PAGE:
It must have seemed like a wonderful idea to put these two old boys of abstract art together; both now over ninety and both still working; would that we should all be as lucky, to last so long. It would have been most pleasant to be able to report on an interesting conjunction of these two painterly sensibilities, but their work is in fact so jarringly at odds that this show adds up to less than the sum of its parts; which comprise three early Davies, three very small recent Davies and half a dozen or so recent-ish Irvins. On the one hand you have Davie, able to conjure at will endlessly inventive and varied assemblages of marks, forms, splashes and drips, spatial motifs and recessions, in and out of the picture plane; on the other is Irvin, with a relentless repetition of flat motifs, flat paint, flat colour. The only parallels I can draw between the two of them rests upon a consideration of their respective careers, since in both their cases their early work is by far their best. As to their particular achievements, they are not remotely comparable; Davie is by far and away the greater figure, a painter who, in the fifties, possessed an immense talent for improvised abstract painting, the traces of which talent are even now still perhaps just discernible, though without the concomitant ambition.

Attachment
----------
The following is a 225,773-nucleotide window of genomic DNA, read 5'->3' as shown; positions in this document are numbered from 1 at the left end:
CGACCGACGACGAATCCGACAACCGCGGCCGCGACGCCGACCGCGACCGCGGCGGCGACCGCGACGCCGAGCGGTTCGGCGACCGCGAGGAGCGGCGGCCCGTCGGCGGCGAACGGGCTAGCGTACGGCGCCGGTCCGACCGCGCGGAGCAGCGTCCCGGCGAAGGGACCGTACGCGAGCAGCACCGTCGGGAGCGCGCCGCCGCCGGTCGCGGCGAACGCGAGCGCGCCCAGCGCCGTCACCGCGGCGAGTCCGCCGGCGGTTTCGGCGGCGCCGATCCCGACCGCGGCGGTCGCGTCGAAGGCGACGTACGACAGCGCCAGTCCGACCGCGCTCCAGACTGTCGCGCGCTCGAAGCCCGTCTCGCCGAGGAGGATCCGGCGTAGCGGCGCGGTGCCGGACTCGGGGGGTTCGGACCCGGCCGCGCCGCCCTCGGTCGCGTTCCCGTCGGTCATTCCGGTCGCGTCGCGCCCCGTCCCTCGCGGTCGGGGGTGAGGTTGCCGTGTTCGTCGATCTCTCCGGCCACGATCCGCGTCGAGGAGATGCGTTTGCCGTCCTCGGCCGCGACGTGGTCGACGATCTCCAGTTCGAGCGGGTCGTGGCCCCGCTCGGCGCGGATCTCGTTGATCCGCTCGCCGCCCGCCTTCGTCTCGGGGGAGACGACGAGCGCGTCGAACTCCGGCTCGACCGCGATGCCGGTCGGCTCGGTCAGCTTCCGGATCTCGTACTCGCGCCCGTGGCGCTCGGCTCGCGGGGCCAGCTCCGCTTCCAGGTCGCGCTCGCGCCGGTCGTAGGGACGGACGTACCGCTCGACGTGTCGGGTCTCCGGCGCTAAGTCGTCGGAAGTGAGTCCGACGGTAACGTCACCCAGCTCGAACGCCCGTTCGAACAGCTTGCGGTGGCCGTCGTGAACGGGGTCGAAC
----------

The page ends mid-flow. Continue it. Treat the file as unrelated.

The two paintings in the current show at Gimpel Fils that are to be taken with some seriousness are both by Davie, both early. ‘Bubble Figure No1’ from 1954 is not a great painting, but it is good, and not least remarkable for the scant amount of paint used in the achievement of a whole and plausible space-image. Like most Davies, it is much better in the flesh than in reproduction, and not until you see it thus do you realise that most of the surface is just bare hardboard, with the whole picture scraped on with about threepence-worth of paint. Yet it still convinces. That in itself is quite exhilarating.
The other good work here is ‘Trio for Bones’ from 1960, a large-scale triptych that bears a close relationship to a work previously discussed on this site, ‘Patrick’s Delight’, from the same year. Despite sharing a number of elements, these two paintings are really quite different in result, and if I were to say ‘Trio for Bones’ is nowhere near as good, that would still allow for it to be a very good painting, well worth seeing. It has lots of really interesting and complex stuff happening, and any analysis on one viewing would probably fall down on a second.
‘Trio for Bones’ and ‘Patrick’s Delight’ both come at the end of an extraordinary decade for Davie, which saw a succession of really great paintings (when I say ‘great’ I don’t mean ‘super’, I mean ‘magnificent’), beginning with paintings like ‘Jingling Space’ and ‘Altar of the Blue Diamond’ of 1950. Thus began a period when Davie could do little wrong. His inventiveness seemed to run on endlessly, with a method of ‘drawing-up’ a painting into existence with swirling medleys of biomorphic forms and spattered gestures, set off in semi-architectural structures; ambiguous as to subject matter, but uncompromised in their pictorial endeavour. This direction of travel was of course derived from Pollock and works such as ‘Guardians of the Secret’, 1943; no matter, it was a good place to start from, and perhaps even Pollock didn’t possess such unstinting and uncompromised natural abilities.